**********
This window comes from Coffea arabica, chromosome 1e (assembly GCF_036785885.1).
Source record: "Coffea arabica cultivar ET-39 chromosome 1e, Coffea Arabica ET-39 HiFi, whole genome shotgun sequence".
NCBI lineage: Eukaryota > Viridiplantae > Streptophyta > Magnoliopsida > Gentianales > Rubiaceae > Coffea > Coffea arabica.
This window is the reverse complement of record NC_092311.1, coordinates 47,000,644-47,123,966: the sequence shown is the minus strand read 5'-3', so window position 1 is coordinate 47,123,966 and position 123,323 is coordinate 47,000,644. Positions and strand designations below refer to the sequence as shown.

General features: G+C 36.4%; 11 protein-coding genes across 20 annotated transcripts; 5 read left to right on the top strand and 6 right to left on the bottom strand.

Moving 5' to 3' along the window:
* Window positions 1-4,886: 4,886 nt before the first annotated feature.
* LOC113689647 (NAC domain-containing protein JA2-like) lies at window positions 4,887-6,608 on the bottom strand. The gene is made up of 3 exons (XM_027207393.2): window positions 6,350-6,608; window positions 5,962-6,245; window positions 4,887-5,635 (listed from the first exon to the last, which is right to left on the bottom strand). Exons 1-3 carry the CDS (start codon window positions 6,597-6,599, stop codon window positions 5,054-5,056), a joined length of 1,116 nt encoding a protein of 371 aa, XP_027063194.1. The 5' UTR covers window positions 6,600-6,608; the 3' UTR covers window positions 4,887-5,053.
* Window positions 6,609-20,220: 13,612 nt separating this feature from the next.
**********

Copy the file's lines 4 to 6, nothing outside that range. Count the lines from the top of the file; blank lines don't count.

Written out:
This window is the reverse complement of record NC_092311.1, coordinates 47,000,644-47,123,966: the sequence shown is the minus strand read 5'-3', so window position 1 is coordinate 47,123,966 and position 123,323 is coordinate 47,000,644. Positions and strand designations below refer to the sequence as shown.

General features: G+C 36.4%; 11 protein-coding genes across 20 annotated transcripts; 5 read left to right on the top strand and 6 right to left on the bottom strand.

Moving 5' to 3' along the window: